Inside Change with Nic Holas
Why did this type of work interest you and how did you get started?
My activism began when I was diagnosed as a person living with HIV (PLHIV) over eight years ago. For a while, my entire focus was on dismantling HIV/AIDS stigma and the intersecting issues (queer politics, harm reduction, sex worker rights etc). With one other person, I started a small network of PLHIV in Sydney that quickly grew to the largest grassroots movement of its kind in Australia.
After many years of working with my community, I realised that supporting “every day” people who are desperately trying to change their corner of the world was an amazing thing, and if I could do that for lots of people, and lots of communities – why wouldn’t I?
How do you keep your coworkers keen and motivated?
I think passion and empathy are contagious. The best way to help your coworkers stay motivated is to model your passion and love for the work you do. But that passion and drive needs to be tempered with some reality – doing the job of a campaigner means lots of highs but just as many, maybe even more, lows. So lots of pragmatic self-care and co-worker care. It’s a marathon, not a sprint.
How would you describe the working atmosphere and the people with whom you work?
I love our small but mighty team here in Australia. We work across two cities, so we were already “Zoom” ready when the pandemic arrived. We get to support some of the most incredible organisers I’ve ever met – dedicated, incredible people who haven’t done anything like start a petition before. Helping them turn a new petition into a national conversation is something we all feel very privileged to do.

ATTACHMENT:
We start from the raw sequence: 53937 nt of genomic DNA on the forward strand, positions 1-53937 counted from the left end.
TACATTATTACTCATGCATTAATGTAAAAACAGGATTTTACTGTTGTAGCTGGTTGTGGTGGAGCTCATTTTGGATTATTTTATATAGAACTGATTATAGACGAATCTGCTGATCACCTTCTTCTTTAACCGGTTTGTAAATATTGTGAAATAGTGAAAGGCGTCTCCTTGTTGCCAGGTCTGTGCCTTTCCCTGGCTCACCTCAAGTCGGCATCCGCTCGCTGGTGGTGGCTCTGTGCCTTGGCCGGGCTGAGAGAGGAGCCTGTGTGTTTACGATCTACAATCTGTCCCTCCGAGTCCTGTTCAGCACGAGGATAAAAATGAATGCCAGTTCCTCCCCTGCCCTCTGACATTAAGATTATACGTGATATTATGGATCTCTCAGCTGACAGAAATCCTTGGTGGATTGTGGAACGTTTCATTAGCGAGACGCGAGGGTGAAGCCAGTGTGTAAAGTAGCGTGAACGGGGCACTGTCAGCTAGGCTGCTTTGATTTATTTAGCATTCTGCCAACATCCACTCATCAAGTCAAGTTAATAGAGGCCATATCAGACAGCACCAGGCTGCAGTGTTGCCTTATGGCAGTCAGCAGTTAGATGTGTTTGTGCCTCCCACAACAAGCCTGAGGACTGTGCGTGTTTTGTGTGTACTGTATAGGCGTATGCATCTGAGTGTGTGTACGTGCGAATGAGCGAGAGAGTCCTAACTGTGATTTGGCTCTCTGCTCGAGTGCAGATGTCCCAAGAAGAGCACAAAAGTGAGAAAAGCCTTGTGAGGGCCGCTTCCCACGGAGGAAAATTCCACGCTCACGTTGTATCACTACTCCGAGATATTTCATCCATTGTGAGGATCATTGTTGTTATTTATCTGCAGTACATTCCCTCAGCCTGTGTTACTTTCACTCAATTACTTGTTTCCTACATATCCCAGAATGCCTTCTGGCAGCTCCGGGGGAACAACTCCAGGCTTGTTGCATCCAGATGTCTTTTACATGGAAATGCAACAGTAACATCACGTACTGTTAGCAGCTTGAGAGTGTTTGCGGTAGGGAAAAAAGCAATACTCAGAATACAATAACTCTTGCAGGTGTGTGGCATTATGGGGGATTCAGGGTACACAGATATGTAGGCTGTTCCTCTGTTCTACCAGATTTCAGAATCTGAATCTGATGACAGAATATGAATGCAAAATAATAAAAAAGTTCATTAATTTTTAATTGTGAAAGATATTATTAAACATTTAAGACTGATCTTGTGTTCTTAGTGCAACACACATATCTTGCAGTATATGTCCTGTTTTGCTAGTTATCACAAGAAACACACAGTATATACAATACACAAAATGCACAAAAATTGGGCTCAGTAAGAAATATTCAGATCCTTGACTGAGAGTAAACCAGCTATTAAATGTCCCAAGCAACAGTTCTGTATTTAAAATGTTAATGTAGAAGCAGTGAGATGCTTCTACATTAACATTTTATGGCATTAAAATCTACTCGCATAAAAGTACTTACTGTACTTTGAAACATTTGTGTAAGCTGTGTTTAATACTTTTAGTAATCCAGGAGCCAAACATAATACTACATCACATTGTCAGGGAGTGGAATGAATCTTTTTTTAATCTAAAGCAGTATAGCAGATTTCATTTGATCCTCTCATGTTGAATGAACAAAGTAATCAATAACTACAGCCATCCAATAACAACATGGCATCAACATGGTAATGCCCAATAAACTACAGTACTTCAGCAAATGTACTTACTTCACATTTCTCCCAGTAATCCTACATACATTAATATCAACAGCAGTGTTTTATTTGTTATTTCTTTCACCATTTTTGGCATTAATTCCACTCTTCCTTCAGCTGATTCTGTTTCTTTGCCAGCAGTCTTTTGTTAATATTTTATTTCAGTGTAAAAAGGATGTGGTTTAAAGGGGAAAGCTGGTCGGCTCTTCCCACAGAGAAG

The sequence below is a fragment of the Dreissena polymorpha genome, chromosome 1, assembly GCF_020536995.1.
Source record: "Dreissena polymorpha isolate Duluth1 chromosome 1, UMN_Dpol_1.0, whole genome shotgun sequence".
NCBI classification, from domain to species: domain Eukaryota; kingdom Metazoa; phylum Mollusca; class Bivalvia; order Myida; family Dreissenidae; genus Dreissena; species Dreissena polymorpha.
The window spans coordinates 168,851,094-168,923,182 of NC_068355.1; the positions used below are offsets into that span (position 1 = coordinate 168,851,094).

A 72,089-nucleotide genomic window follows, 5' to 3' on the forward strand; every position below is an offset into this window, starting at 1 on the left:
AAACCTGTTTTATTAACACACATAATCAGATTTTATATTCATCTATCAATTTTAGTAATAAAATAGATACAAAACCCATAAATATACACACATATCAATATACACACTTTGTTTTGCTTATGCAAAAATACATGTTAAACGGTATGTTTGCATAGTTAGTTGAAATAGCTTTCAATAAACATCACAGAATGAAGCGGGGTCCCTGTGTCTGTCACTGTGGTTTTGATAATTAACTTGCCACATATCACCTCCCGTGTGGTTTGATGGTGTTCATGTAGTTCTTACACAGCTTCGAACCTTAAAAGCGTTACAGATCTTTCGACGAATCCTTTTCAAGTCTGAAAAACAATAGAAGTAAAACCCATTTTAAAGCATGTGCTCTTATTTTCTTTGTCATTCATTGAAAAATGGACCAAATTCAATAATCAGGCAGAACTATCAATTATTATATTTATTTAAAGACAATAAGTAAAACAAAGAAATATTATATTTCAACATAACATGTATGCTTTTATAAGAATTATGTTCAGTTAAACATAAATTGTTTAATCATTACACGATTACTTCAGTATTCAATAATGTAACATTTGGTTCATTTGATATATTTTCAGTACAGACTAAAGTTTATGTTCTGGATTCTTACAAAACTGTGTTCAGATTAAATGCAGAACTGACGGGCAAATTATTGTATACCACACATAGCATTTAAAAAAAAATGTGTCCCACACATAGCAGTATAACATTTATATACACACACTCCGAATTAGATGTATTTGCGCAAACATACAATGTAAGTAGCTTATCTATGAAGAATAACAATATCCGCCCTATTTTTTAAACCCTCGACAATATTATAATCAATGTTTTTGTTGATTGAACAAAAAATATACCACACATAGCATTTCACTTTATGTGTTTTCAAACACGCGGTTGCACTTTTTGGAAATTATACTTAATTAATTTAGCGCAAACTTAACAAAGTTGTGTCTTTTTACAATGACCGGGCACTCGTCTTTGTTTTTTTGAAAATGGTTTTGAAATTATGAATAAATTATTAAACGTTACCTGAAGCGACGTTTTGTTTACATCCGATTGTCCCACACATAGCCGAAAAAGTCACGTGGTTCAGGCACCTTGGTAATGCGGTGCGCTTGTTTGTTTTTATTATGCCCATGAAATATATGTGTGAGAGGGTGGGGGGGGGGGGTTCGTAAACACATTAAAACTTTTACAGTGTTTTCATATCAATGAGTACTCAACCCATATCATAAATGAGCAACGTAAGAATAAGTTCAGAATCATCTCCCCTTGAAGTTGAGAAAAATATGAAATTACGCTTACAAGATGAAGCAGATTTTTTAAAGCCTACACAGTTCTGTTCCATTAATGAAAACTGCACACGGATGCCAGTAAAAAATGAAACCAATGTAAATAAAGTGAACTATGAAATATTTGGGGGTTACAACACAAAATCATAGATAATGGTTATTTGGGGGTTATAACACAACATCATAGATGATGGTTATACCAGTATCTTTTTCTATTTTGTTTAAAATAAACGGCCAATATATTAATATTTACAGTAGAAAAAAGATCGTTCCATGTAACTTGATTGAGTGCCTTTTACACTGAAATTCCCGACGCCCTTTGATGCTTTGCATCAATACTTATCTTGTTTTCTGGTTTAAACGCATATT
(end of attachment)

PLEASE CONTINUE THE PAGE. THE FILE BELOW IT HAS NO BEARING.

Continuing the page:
What’s one piece of advice you would give to professionals who may be trying to manage their identities in the workplace?
This is a tricky one. Firstly, you have the right to be as much of yourself as you want to be in the workplace. But I know how hard it can be to put yourself out there, to speak up and speak out. It’s exhausting, dehumanising, and anxiety-inducing. In my experience, the majority of people end up being open-minded, and open-hearted. Be prepared for curiosity, some awkwardly polite conversations, and the occasional slip-up. Make sure you maintain your support systems at work, and away from work too. What I love about Change.org are the number of caucuses/communities of identities, and the many more colleagues who are ready to learn and listen.
What’s a cause or social issue that you’re passionate about?
How long you got? 🙂 Obviously I will be an HIV activist for the rest of my (long) life, and the same goes for whatever I can do to support LGBTIQA people. But there are so many other issues that keep me motivated. Here in Australia, I’m proudest to support Change.org campaigns started by Aboriginal and Torres Strait Islander people who are fighting on so many different fronts: Black deaths in custody, land rights, healthcare and social equity, and their right to self-determination, safety, and prosperity.
If you could time travel, where would you go?
Oooh. I subscribe to the time/space theory that everything that has happened, is happening, and will happen is occurring in the universe – so we can’t “go back” and change the past. That means if we want something to change, we have to do what we can today. I explain all this to justify me choosing NOT going back to change history, but instead going way back to see what an actual T-Rex looks like (and then get the hell out of there).